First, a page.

May 9 – Run for the Mountain 5K – A late-season cold front dropped 3 inches of snow on Ft. Tuthill Park overnight.  It made for a beautiful and invigorating run through the pines.  Many people enjoyed the traditional root beer float at the finish; I appreciated the coffee!

June 6 – NACA Sacred Mountain Prayer Run 10K – No snow, but heavy rain the night before.  A tough slog as always up that first hill to the plateau, then frolicking through gooey mud patches to be welcomed back down the hill by the beat of the big drum.  Very nice long-sleeved tech shirt, which I wore on the run thanks to a little more chill in the air than usual.

June 13 – Blackout Night Run 13K* – OK, this Aravaipa event isn’t part of the Flagstaff Summer Series.  My friend D convinced me to slide this one into my schedule, bringing along my tent to camp a few hundred yards from the start/finish in Ft. Tuthill Park.  13K, a single loop, is the shortest distance on offer.  The new moon guaranteed awesome star vistas out on Observatory Mesa, the kind that make you pull off the trail and stare straight upwards gaping.

June 27 – Vista Hospice Run for Life 10K – I love running through this part of suburban Flag and envying everyone’s gardens.  Friendly residents come out to the curb to offer cheers, sprinklers, or squirts from the garden hose.

August 1 – Machine Solutions Run for Kids 10K – back at Ft. Tuthill again, and this time I manage to trip halfway through and do a Superman, scraping generous patches of skin off my left palm and both knees.  Two gentlemen help me get to my feet and I complete the second half of the course, winding through meadows crazy with wildflowers.

August 8 – Big Brothers Big Sisters Dave McKay Memorial Half Marathon – Flagstaff got an entire August’s worth of rain dumped on it overnight, requiring the volunteers to go out and re-mark the course before dawn.  (The two vehicles seen sunk in the mud at mile 6 may have been part of that effort.)  I’ll be up front and admit that I was not ready for this race, knew it going in, and was grateful not to be the last person off the mountain.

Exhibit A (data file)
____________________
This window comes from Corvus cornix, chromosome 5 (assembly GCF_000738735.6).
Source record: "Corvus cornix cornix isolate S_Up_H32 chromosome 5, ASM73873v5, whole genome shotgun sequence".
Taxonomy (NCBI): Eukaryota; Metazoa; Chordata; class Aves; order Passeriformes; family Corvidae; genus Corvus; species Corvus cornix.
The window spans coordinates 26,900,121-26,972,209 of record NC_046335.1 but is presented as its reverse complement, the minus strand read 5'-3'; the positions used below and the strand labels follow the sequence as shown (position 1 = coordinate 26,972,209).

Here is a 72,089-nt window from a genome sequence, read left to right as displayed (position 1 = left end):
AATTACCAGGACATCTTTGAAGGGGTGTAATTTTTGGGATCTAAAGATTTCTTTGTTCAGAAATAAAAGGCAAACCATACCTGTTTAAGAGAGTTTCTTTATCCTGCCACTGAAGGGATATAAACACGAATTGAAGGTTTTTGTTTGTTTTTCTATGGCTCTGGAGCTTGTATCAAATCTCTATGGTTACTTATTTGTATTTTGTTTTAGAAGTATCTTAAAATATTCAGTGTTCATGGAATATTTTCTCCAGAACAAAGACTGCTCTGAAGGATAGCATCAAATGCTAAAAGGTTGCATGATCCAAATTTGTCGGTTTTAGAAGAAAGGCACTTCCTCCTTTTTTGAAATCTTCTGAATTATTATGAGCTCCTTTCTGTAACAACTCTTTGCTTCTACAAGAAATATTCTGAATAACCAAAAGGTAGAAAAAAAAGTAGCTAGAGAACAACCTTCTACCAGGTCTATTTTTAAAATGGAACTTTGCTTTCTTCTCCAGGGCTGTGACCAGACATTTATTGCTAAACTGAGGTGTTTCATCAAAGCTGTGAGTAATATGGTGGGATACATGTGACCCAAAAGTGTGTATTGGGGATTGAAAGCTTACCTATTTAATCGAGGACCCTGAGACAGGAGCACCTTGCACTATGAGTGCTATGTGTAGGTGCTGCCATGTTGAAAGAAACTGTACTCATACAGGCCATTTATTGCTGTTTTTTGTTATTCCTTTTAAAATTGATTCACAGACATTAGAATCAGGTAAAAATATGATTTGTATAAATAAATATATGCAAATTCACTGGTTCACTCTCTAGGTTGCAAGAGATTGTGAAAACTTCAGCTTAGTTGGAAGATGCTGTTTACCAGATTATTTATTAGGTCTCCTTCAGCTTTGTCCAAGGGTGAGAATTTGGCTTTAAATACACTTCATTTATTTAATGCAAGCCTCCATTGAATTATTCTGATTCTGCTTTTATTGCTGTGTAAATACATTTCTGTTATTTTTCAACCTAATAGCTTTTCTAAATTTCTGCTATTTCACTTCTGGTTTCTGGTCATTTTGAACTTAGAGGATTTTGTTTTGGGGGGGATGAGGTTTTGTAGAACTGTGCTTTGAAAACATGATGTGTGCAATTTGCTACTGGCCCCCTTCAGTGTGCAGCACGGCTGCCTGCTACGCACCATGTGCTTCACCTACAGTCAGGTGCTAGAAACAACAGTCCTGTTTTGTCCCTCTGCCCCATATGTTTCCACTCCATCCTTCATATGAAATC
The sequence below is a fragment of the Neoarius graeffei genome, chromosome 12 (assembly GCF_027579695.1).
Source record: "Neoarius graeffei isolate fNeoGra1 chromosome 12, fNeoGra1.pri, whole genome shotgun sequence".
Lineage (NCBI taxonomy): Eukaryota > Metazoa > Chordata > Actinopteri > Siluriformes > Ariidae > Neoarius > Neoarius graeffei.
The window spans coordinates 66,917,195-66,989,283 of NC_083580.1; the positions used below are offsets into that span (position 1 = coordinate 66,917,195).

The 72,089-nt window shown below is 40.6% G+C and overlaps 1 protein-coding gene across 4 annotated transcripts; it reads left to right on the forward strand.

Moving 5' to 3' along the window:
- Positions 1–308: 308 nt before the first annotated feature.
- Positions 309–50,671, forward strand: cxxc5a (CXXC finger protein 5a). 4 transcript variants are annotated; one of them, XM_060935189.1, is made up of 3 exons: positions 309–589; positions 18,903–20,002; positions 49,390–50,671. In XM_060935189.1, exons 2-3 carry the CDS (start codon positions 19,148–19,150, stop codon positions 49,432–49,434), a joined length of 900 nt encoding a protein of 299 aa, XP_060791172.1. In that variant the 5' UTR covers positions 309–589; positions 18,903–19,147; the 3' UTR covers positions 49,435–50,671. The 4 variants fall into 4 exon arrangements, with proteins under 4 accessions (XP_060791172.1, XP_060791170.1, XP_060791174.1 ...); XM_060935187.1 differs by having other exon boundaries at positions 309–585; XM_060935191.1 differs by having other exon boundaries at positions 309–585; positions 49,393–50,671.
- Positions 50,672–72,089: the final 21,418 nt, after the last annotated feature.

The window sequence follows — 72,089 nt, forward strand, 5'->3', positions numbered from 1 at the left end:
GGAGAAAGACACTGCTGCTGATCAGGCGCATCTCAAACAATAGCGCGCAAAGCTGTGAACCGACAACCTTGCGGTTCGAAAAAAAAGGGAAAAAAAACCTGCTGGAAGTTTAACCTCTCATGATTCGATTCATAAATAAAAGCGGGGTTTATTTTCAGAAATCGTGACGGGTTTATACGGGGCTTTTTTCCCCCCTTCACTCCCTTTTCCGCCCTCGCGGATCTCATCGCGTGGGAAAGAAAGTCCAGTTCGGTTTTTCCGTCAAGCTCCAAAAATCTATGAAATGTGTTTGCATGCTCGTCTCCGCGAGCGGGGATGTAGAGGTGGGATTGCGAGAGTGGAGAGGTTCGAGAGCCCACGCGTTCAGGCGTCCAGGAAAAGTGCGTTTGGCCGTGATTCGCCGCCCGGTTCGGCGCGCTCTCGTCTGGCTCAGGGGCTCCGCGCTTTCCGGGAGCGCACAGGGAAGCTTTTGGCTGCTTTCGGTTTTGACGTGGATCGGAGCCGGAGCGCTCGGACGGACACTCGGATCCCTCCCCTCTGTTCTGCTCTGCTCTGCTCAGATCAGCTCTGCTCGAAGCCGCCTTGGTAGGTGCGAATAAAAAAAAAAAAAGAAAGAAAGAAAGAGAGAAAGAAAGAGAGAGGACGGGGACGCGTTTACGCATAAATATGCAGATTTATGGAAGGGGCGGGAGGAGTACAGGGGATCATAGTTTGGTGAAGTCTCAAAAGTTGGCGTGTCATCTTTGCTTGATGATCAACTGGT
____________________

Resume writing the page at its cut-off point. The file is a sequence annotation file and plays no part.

August 22 – Gaspin’ in the Aspen 5K : The weather was perfect for the last event of the series, a sprightly gambol through the meadows at the Flagstaff Nordic Center.  At around 8000 ft this course is a little higher in elevation than the other races in the series.  So yes, I did plenty of gaspin’!

Overall the series was a lot of fun, and a nice bunch of breaks from the heat down in the Valley.

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A Million Miles Away It Seemed From All of Eternity

Antarctic Ice Marathon

November 22, 2014

Dear reader, you have arrived at this page for one of two reasons: 1. you are a regular reader of my running blog, or 2. you have signed up for or are considering the Antarctic Ice Marathon, and doing your research.  Welcome!  Any questions you may have, no matter how trivial, plop them in the comments below and I will answer them!

The straightaway

Nine months, now, since I boarded the Ilushin-76 in Punta Arenas with my fellow runners, bound for the icy center of the Last Continent.  My how time flies when you’re procrastinating.  See, I’ve just found it so difficult to put into words, this experience that’s so outside the pale of my everyday life. The few days at Union Glacier Camp seem so much sharper, brighter, than what went before or after.  Writing about them using my usual, linear race report style just feels wrong.